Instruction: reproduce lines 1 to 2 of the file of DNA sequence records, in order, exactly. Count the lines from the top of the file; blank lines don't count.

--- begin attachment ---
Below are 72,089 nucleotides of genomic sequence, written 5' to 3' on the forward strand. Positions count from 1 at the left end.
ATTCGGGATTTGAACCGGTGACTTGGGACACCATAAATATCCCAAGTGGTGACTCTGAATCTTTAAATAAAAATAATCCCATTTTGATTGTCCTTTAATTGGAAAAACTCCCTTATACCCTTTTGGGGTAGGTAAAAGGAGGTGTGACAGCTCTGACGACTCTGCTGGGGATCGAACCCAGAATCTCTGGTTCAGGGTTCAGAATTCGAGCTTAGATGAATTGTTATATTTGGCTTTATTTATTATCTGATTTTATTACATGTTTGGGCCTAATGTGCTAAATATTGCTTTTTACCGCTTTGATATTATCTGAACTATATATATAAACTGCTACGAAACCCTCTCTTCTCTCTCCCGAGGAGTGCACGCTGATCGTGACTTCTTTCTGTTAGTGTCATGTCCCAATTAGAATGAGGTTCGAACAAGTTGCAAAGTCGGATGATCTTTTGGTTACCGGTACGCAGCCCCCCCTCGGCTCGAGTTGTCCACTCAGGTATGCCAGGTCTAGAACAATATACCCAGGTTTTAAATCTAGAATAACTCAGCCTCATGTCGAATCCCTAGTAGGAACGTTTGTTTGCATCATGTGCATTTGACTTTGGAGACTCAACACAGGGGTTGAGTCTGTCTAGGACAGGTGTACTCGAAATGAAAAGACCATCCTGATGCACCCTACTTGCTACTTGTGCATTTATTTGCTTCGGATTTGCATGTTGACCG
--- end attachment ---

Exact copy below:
Below are 72,089 nucleotides of genomic sequence, written 5' to 3' on the forward strand. Positions count from 1 at the left end.
ATTCGGGATTTGAACCGGTGACTTGGGACACCATAAATATCCCAAGTGGTGACTCTGAATCTTTAAATAAAAATAATCCCATTTTGATTGTCCTTTAATTGGAAAAACTCCCTTATACCCTTTTGGGGTAGGTAAAAGGAGGTGTGACAGCTCTGACGACTCTGCTGGGGATCGAACCCAGAATCTCTGGTTCAGGGTTCAGAATTCGAGCTTAGATGAATTGTTATATTTGGCTTTATTTATTATCTGATTTTATTACATGTTTGGGCCTAATGTGCTAAATATTGCTTTTTACCGCTTTGATATTATCTGAACTATATATATAAACTGCTACGAAACCCTCTCTTCTCTCTCCCGAGGAGTGCACGCTGATCGTGACTTCTTTCTGTTAGTGTCATGTCCCAATTAGAATGAGGTTCGAACAAGTTGCAAAGTCGGATGATCTTTTGGTTACCGGTACGCAGCCCCCCCTCGGCTCGAGTTGTCCACTCAGGTATGCCAGGTCTAGAACAATATACCCAGGTTTTAAATCTAGAATAACTCAGCCTCATGTCGAATCCCTAGTAGGAACGTTTGTTTGCATCATGTGCATTTGACTTTGGAGACTCAACACAGGGGTTGAGTCTGTCTAGGACAGGTGTACTCGAAATGAAAAGACCATCCTGATGCACCCTACTTGCTACTTGTGCATTTATTTGCTTCGGATTTGCATGTTGACCG